Breakfast, lunch and dinner are served in La Lancha’s lovely open-air restaurant under the thatched roof of the Main Lodge with fabulous views over the rainforest to the lake.  In the evening meals are cooked on an open parilla or grill. Food is a combination of traditional and Guatemalan dishes including fresh fish from the lake and Suban Ik (‘God’s meal’), a traditional dish containing chicken, beef, rice and spices. Top class wines are from the Francis Ford Coppola Winery in California and drinks are on offer at the rooftop bar and library or down at the enchanting lake-view bar accessed by a quirky funicular.

Adjacent to the Restaurant is an authentic tortilla hut, where local staff make fresh, homemade tortillas and encourages guests to join them in the tradition.

As well as visits to Tikal, the hotel can arrange rainforest experiences including zip-lining, aerial walkways and canoeing or kayaking on the lake.

Fact Box

La Lancha

Aldea Jobompiche

San Jose, Petén


00 (502) 30450817

Wednesday, 20 September 2017



A new direct flight to Pardubice in the Eastern Bohemian region of the Czech Republic opens up a wealth of opportunities for UK travellers to visit this hidden gem.Ryanair commenced the new route this month.

Pardubice lies in the Labe lowlands, surrounded by meadows, forests and lakes. It is probably best known for its Great Pardubice Steeplechase, the oldest and most difficult cross country horse race on the continent and held here since 1874. Horses play a huge part in Eastern Bohemian tradition – Pardubice’s coat of arms includes the front half of a horse (from the coat of arms of the influential Lords of Pernstein who developed the city) and close by is the National Stud at Kladruby nad Labem, one of the oldest studs in the world. Here we see the magnificent Kladruber horses, bred here since the 14th century.

In the city itself we visit the Pardubice castle which is a Renaissance chateau right in the middle of town. We walk around its Gothic ramparts before examining many plaques on the town walls depicting myths and legends associated with the rulers and families who left their mark on the region. The town received a new lease of life in the second half of the 19th century with industrialisation.

Of course you can’t come to the Czech Republic without tasting the beer! Beer has been brewed in Pardubice since the 14th century and the Pardubice brewery was one of the first modern breweries in Eastern Bohemia, established in 1871. You can tour the brewery and enjoy a tasting of their signature beers including the strong Pardubice Porter with its characteristic dark foam and malty flavour, the classic Pernstein light beer and Taxis, a pale beer made from Moravian malt.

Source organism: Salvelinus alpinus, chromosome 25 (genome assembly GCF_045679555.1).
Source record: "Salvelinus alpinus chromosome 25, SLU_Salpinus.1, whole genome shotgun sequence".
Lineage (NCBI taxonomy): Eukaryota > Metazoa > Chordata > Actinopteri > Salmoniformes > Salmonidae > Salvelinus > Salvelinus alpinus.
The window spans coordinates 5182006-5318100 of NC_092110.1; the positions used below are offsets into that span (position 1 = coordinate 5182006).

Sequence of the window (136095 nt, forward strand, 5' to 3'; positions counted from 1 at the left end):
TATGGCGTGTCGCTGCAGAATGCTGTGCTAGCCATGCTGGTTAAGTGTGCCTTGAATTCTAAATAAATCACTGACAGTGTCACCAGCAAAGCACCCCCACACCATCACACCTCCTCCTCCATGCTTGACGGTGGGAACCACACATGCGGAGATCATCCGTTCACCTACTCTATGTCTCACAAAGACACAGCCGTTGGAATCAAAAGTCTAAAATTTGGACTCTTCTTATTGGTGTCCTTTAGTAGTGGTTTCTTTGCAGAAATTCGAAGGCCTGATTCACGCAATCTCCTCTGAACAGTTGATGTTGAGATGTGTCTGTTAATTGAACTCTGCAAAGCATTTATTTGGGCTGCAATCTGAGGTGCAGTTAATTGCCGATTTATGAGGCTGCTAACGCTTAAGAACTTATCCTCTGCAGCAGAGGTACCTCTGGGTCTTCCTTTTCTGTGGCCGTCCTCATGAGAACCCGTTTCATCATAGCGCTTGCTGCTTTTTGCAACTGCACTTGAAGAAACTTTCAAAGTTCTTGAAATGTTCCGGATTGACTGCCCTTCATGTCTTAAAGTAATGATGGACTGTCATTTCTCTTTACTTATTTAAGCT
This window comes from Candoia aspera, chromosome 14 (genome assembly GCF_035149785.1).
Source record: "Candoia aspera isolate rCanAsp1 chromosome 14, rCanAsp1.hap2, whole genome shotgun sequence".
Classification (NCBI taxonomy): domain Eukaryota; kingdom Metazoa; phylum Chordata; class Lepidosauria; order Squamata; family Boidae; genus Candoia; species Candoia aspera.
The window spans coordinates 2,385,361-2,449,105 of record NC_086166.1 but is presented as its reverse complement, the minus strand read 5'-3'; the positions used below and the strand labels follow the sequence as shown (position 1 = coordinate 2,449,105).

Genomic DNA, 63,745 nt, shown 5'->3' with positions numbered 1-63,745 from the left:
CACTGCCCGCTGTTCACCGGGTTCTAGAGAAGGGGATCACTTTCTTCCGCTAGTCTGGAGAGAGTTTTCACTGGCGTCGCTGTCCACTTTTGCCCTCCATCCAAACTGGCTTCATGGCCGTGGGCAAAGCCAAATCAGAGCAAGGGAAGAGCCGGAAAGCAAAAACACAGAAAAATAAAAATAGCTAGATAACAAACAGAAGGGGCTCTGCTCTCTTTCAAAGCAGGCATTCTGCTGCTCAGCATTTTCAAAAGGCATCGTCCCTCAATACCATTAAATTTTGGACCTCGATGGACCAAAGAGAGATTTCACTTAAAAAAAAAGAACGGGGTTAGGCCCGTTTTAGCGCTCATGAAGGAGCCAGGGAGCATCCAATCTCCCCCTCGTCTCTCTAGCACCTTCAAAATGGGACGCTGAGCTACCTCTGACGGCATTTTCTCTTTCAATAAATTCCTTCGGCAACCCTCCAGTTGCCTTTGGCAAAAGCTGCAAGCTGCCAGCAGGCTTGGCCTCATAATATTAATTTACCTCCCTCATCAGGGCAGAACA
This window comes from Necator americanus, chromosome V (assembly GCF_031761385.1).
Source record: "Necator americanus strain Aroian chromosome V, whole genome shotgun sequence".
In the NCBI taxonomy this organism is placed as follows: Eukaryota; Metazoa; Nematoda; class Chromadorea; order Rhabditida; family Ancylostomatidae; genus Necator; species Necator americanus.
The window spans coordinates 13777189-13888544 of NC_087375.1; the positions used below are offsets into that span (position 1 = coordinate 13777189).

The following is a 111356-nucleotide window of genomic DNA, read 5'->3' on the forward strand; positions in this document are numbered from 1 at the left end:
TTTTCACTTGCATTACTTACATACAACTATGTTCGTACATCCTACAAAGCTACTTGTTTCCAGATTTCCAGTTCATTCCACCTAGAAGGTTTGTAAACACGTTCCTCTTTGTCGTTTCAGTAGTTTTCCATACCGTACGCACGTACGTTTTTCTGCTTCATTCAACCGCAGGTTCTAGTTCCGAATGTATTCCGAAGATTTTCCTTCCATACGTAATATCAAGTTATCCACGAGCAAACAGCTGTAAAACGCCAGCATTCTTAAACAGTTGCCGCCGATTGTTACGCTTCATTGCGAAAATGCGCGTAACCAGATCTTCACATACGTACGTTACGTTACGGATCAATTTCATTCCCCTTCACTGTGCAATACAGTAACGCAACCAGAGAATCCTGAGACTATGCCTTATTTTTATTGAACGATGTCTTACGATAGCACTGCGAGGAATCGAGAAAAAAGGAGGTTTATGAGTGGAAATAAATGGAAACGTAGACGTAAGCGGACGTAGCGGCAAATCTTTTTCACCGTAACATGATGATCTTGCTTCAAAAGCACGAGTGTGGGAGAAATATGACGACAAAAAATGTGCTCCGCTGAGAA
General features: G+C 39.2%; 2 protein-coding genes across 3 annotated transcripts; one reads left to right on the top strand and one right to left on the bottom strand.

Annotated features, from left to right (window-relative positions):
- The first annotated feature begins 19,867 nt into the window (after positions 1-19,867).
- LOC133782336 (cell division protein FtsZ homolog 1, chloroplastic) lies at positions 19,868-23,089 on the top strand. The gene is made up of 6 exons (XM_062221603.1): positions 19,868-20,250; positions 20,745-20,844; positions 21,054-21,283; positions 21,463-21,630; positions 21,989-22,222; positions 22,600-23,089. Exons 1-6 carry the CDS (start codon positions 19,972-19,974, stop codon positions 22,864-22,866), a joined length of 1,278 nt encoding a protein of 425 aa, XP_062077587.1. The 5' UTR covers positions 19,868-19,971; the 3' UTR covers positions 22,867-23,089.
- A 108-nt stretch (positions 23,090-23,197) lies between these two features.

Away from the city a magical tour of fairy –tale castles and chateau takes us to Litomyšl. With elaborate decoration, gables, elegant arcades, romantic gardens and a mysterious underground, this representative seat of the Pernštejn family is one of the most beautiful examples of the Renaissance style and  the chateau complex is now included on the UNESCO world heritage list. There is also Kunětická hora Castle, famous under the religious wars in the 15th century.

Lakes, fish ponds and spa towns add to the region’s gentle attractions and the capital Prague is less than an hour away by train, making it an ideal spot for a two centre trip.

Ryan air flies to Pardubice from London Stansted.

For more information on East Bohemia see 



Thursday, 3 August 2017

Unexpected Uzbekistan

At a time when many travellers are sceptical of travel to Muslim countries, I visited Uzbekistan in Central Asia and found not only a safe, beautiful destination but one positioning itself as one of the world’s ‘must see’ places.

Called the pearl of Central Asia, Uzbekistan, home of the Silk Road, has been traversed by traders, invaders, adventurers and explorers for over 2.5 millennia. The names of Marco Polo, Genghis Khan and Alexander the Great are associated with the nation, drawn by its access to riches and treasures and the route that joined East to West in civilisations of long ago.  

Yet this part of the world is still relatively undiscovered by British travellers. But that looks set to change as Westerners gradually embrace the wonder of cities such as Samarkand; the very name as soft as silk, and a romance and intoxicating beauty found nowhere else in the world.

I was in Uzbekistan at Easter this year when the 5th International Uzbek Tourism

World of Leisure exhibition took place to demonstrate the tourism potential of Uzbekistan and its history and cultural attractions. Stands showcasing the 14 regions of the republic participated with 233 Uzbek travel companies taking part.  But this was no formal presentation. The Uzbeks danced, played, sang and cooked their way into the hearts of the foreign visitors who were there to experience firsthand what this nation has to offer today’s discerning tourists.  Food here plays a big part at any occasion and after a few days I was becoming a connoisseur of plov, the famous Uzbek dish of rice, vegetables and meat, usually lamb.


Uzbekistan is 90% Muslim, so I was surprised to find in Samarkand not only the charming Catholic Church of St John the Baptist but next door to it a Russian Orthodox Church and an Armenian Church, the only one of its kind in Central Asia. On Easter Sunday all had their doors open and my guide was more than happy to escort me to visit. The fact that these churches – and not far away, a synagogue, stand side by side with mosques speaks volumes about the rich history of the Uzbeks and also their accepting nature which embraces all cultures and, in 2017, extends a welcoming hand to tourists of all nationalities and creeds.

Islam here is more cultural than religious. Expect to see as many young women in T shirts, jeans or summer dresses as those in more traditional dress and hijab. Alcohol is widely available – the Uzbeks have been producing some of the region’s finest wines for centuries, although their national drink is tea best enjoyed at one of their traditional tea ceremonies.

Yet is the grandeur of the mosques that took my breath away. There are more than 2000 mosques in the country, ranging from the simple to the dazzling.